Douglas Carruthers

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Alexander Douglas Mitchell Carruthers (4 October 1882 – 23 May 1962) was an explorer and naturalist of some repute. He was the son of the Reverend William Mitchell Carruthers of Holbrook, and was an explorer in the Middle East in the early 1900s.[1]


Carruthers was born in London and was educated at Haileybury College and Trinity College, Cambridge. He worked as secretary to a number of people active at the Royal Geographical Society, and underwent training in land survey work, also becoming an expert taxidermist.[1]

Carruthers took part in the British Museum expedition to Rwenzori Mountains in the Congo, 1905–1906 and sent home specimens of birds and mammals. In 1910 he joined John H. Miller and Morgan Philips Price in an expedition through the desert of Outer Mongolia, publishing two volumes on Unknown Mongolia in 1913.[1][2]

In Q4, 1915, Carruthers married Mary Morrison Hill Trevor in St. George's, Hanover Square, London. They had no children. She died in 1948, and on 3 September 1948 he married Rosemary Arden Clay (born 12 August 1908 in Banstead, Surrey).[3] Soon afterwards, she told him that, as a married man, his travelling days were over. He never left Britain thereafter.

During the First World War Carruthers was employed mainly at the War Office compiling maps of the Middle East; his later career consisted largely of writing, map making and working with explorers and travellers.[1]


In 1910 Carruthers was awarded the Gill Memorial, and in 1912 the Patron's Gold Medal of the Royal Geographical Society, which he was to serve as Honorary Secretary from 1916 to 1921 and as a Fellow from 1909 to 1962. In 1956 Carruthers was awarded the Sykes Medal of the Royal Central Asian Society.[1]


In 1972 Professor Owen Lattimore gave The First Douglas Carruthers Memorial Lecture on "Douglas Carruthers and Geographical Contrasts in Central Asia".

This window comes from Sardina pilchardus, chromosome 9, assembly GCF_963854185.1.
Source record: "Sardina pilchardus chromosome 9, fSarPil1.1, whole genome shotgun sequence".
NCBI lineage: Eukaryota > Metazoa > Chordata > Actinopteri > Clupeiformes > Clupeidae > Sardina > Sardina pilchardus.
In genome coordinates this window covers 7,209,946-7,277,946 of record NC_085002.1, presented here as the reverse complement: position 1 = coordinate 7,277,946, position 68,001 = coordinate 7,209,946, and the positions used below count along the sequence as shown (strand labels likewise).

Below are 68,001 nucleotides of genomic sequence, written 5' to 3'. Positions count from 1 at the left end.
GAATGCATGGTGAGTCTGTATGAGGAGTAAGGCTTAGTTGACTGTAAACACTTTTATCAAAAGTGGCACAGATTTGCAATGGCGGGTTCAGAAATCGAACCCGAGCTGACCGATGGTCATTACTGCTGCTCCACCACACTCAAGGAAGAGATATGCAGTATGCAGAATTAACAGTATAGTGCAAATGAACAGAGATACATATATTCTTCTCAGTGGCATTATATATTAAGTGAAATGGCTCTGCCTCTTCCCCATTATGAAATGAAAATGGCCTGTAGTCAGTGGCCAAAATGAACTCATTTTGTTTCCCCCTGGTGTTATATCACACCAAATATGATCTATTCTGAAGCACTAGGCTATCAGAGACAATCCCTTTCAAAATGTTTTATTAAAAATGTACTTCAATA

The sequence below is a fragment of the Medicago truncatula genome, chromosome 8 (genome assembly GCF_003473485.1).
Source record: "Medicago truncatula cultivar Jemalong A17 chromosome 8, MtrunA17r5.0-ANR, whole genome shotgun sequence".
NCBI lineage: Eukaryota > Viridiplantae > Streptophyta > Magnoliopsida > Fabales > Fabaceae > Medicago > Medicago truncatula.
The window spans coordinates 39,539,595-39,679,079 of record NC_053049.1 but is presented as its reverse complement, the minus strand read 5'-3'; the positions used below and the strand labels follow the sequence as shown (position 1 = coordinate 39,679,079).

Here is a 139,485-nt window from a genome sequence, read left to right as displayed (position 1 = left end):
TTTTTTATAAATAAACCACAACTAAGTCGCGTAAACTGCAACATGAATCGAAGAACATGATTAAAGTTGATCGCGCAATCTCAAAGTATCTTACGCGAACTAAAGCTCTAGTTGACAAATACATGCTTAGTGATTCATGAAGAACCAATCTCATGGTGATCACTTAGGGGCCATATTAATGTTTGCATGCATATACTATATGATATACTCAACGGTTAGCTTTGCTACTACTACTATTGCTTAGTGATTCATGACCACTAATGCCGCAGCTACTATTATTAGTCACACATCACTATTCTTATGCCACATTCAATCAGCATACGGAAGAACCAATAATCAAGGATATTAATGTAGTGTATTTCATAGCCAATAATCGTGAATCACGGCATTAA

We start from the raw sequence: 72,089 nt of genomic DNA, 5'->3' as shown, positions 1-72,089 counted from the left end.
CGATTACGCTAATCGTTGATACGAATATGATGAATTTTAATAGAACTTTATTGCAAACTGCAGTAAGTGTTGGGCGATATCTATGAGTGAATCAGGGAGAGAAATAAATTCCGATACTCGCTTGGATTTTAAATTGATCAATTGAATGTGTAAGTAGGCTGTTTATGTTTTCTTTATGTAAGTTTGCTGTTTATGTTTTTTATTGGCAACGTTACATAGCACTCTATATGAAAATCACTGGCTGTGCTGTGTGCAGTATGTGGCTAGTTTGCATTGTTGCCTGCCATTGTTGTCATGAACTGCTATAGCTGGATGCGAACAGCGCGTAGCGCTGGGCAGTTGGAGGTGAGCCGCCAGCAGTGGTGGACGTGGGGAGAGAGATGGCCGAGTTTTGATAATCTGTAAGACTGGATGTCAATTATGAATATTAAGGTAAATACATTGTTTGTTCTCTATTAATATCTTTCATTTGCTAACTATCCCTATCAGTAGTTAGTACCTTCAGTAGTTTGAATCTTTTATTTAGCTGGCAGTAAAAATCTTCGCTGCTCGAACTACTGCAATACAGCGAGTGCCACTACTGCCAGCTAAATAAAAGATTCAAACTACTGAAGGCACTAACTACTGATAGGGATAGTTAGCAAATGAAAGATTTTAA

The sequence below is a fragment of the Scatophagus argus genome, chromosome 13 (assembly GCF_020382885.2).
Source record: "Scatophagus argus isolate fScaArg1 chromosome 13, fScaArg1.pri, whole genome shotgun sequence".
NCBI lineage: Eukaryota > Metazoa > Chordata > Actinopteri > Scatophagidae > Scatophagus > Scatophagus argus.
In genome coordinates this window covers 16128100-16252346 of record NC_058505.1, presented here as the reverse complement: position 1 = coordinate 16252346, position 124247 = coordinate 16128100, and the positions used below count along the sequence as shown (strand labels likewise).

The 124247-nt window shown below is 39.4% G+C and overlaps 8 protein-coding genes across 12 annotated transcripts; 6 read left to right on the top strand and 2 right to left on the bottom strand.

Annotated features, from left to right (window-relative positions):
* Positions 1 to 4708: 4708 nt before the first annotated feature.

He wrote many books, and collected a large number of specimens, some of which are still the only samples of those species in the British Museum, and some bear his name, "nnn Carruthersi".


He died in London on 23 May 1962, aged 79. Upon his death, his papers were lodged at the Royal Geographical Society in London.


  • Unknown Mongolia : a record of travel and exploration in north-west Mongolia and Dzungaria with three chapters on sport by J. H. Miller, and a foreword by Earl Curzon of Kedleston, 1914.
  • The desert route to India: being the journals of four travellers by the Great Desert Caravan Route between Aleppo and Basra, 1745-1751, 1929
  • Notes on the Maps Illustrating the Exploration in Mongolia and Dzungaria, 1913
  • Notes on the Journey to the Arpa and Ak-Sai Plateaus in Russian Turkestan-&-Neve, Arthur the Ranges of the Karakoram, 1910
  • A Journey in North-Western Arabia, 1910.
  • "Notes on the Journey to the Arpa and Ak-Sai Plateaus in Russian Turkestan." The Geographical Journal, Vol. 36, No. 5 (Nov., 1910), pp. 563-570.
  • Arabian Adventure, to the Great Nafud in Quest of the Oryx, H.F. & G. Witherby Ltd., London, 1935
  • "Further Information on the Turgun Or Kundelun Mountains in North-Western Mongolia, and Notes on a New Map of This Region", Geographical Journal. Vol. XLIV (1914).
  • Reminiscences of Gertrude Bell, Journal of the Royal Central Asian Society, Volume 45 Issue 1 1958
  • Beyond The Caspian. 1949.
  • Ibis vol. XVI.— "On some Birds collected by Mr. Douglas Carruthers in the Syrian Desert", P. L. Sclater D.Sc., F.R.S., British Ornithologists Union, 1906


  1. ^ a b c d e Royal Geographical Society biography
  2. ^ "Siberia". World Digital Library. Retrieved 30 April 2013.
  3. ^

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